The news headlines have been dominated recently about people who have had their health insurance plans cancelled and opponents of the Affordable Care Act are using it to attack the law. Let’s ignore the rhetoric for a moment though and take a look at the facts and what it means for us as West Virginians. Spoiler alert!
First, it’s important to point out that these cancelled policies are exclusively happening in the individual market, meaning those people who purchase their own health coverage directly from the insurer and don’t receive it through their employer. The individual market makes up only a small portion of the total health insurance market across the country, about five percent, and even less so in West Virginia. According to data from the Kaiser Family Foundation, an estimated 28,100 West Virginians received their health insurance through the individual market in 2011, the most recent year data is available. With about 1.56 million insured West Virginians, this means the individual market makes up less than two percent of the total covered state residents.
As small as the individual market is in this state, it is also dominated by just a couple of insurers. Data from the Kaiser Family Foundation estimate that the largest insurer, Highmark Blue Cross Blue Shield, made up about 44 percent of the market in 2011. The second-largest insurer on the individual market that year was UnitedHealth Group, with 23 percent of the market share, which means that the two largest insurance providers controlled two-thirds of the whole market.
I tried reaching out to both of these companies to see how many policies they had to cancel.* I got in touch by email with a spokeswoman from Highmark who told me: “Highmark West Virginia is not discontinuing any policies in WV. Individuals can choose to stay on their current coverage until Dec. 31, 2014 or they can choose a new plan from the exchange.”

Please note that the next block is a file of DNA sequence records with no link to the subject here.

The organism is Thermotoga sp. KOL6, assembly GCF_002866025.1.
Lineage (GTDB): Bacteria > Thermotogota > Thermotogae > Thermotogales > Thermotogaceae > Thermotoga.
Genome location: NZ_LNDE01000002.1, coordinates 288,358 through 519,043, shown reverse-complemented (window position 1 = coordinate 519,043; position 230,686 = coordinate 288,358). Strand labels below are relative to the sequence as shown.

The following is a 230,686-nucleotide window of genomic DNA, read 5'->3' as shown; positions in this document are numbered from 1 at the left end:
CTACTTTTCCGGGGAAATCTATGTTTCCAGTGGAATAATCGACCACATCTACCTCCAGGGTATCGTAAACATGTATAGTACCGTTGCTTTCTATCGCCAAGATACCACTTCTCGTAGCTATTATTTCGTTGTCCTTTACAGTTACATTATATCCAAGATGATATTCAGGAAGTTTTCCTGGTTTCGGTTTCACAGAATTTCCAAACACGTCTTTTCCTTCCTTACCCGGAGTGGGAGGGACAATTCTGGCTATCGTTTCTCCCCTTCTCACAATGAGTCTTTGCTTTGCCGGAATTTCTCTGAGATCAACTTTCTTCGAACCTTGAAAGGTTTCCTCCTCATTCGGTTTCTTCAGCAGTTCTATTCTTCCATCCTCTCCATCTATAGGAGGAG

I also spoke to a representative at the West Virginia Offices of the Insurance Commissioner who told me that they’ve received notices for discontinuation of around 8,800 covered lives with almost all of those (8,600) from Highmark beginning next year in 2014. Essentially, Highmark is giving everyone an opportunity to keep their current plan for at least one more year before that plan will be discontinued.
That means that for this year, only about 200 people across the state will have their health insurance policy discontinued. Even if we include the 8,600 people from Highmark who will not be able to renew their policy next year, it means that 99.4 percent of West Virginians who want to keep their current health plan can do just that.
Of course, here in West by God we care about every last West Virginian, so what about those in the 0.6 percent who will have to find new coverage by the end of 2014? I think a press release from Highmark BCBS of Pennsylvania sums it up best:
These individuals will benefit from having a new health-care reform compliant plan because it will have additional essential health benefits, and the plans, in almost all cases, will be lower priced.
*UnitedHealth did not return my calls or emails
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